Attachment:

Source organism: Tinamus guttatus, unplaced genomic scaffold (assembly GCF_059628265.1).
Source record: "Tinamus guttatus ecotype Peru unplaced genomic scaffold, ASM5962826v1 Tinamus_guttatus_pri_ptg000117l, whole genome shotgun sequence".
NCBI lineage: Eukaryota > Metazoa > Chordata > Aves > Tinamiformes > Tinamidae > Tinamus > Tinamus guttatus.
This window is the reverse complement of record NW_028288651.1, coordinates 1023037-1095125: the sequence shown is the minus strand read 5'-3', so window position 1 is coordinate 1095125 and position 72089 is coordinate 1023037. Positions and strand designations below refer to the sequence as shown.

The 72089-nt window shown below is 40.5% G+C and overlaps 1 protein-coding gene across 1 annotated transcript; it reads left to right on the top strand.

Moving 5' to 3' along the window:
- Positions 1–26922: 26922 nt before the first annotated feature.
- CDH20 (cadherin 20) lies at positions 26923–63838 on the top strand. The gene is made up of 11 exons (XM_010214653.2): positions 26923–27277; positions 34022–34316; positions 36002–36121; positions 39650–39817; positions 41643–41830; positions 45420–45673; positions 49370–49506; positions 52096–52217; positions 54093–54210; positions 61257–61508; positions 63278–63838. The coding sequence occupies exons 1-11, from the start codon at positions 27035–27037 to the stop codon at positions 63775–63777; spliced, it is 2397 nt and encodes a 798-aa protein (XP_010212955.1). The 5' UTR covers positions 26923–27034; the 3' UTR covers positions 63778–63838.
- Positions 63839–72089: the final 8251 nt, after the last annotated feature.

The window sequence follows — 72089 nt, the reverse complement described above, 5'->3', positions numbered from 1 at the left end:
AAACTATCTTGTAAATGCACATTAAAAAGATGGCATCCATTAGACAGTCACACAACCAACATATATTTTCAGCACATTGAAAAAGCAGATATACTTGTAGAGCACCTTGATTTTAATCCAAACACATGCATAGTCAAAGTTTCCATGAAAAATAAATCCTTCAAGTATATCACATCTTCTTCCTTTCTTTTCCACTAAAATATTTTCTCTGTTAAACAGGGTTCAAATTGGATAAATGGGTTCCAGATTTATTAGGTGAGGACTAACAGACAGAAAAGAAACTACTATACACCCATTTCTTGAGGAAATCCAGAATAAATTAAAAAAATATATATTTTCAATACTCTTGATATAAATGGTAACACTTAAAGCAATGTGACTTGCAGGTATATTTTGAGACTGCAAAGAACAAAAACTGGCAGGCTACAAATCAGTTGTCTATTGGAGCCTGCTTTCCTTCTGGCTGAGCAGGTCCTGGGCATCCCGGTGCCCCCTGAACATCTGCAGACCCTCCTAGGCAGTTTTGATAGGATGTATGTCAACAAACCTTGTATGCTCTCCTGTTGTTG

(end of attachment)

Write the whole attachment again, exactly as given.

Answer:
Source organism: Tinamus guttatus, unplaced genomic scaffold (assembly GCF_059628265.1).
Source record: "Tinamus guttatus ecotype Peru unplaced genomic scaffold, ASM5962826v1 Tinamus_guttatus_pri_ptg000117l, whole genome shotgun sequence".
NCBI lineage: Eukaryota > Metazoa > Chordata > Aves > Tinamiformes > Tinamidae > Tinamus > Tinamus guttatus.
This window is the reverse complement of record NW_028288651.1, coordinates 1023037-1095125: the sequence shown is the minus strand read 5'-3', so window position 1 is coordinate 1095125 and position 72089 is coordinate 1023037. Positions and strand designations below refer to the sequence as shown.

The 72089-nt window shown below is 40.5% G+C and overlaps 1 protein-coding gene across 1 annotated transcript; it reads left to right on the top strand.

Moving 5' to 3' along the window:
- Positions 1–26922: 26922 nt before the first annotated feature.
- CDH20 (cadherin 20) lies at positions 26923–63838 on the top strand. The gene is made up of 11 exons (XM_010214653.2): positions 26923–27277; positions 34022–34316; positions 36002–36121; positions 39650–39817; positions 41643–41830; positions 45420–45673; positions 49370–49506; positions 52096–52217; positions 54093–54210; positions 61257–61508; positions 63278–63838. The coding sequence occupies exons 1-11, from the start codon at positions 27035–27037 to the stop codon at positions 63775–63777; spliced, it is 2397 nt and encodes a 798-aa protein (XP_010212955.1). The 5' UTR covers positions 26923–27034; the 3' UTR covers positions 63778–63838.
- Positions 63839–72089: the final 8251 nt, after the last annotated feature.

The window sequence follows — 72089 nt, the reverse complement described above, 5'->3', positions numbered from 1 at the left end:
AAACTATCTTGTAAATGCACATTAAAAAGATGGCATCCATTAGACAGTCACACAACCAACATATATTTTCAGCACATTGAAAAAGCAGATATACTTGTAGAGCACCTTGATTTTAATCCAAACACATGCATAGTCAAAGTTTCCATGAAAAATAAATCCTTCAAGTATATCACATCTTCTTCCTTTCTTTTCCACTAAAATATTTTCTCTGTTAAACAGGGTTCAAATTGGATAAATGGGTTCCAGATTTATTAGGTGAGGACTAACAGACAGAAAAGAAACTACTATACACCCATTTCTTGAGGAAATCCAGAATAAATTAAAAAAATATATATTTTCAATACTCTTGATATAAATGGTAACACTTAAAGCAATGTGACTTGCAGGTATATTTTGAGACTGCAAAGAACAAAAACTGGCAGGCTACAAATCAGTTGTCTATTGGAGCCTGCTTTCCTTCTGGCTGAGCAGGTCCTGGGCATCCCGGTGCCCCCTGAACATCTGCAGACCCTCCTAGGCAGTTTTGATAGGATGTATGTCAACAAACCTTGTATGCTCTCCTGTTGTTG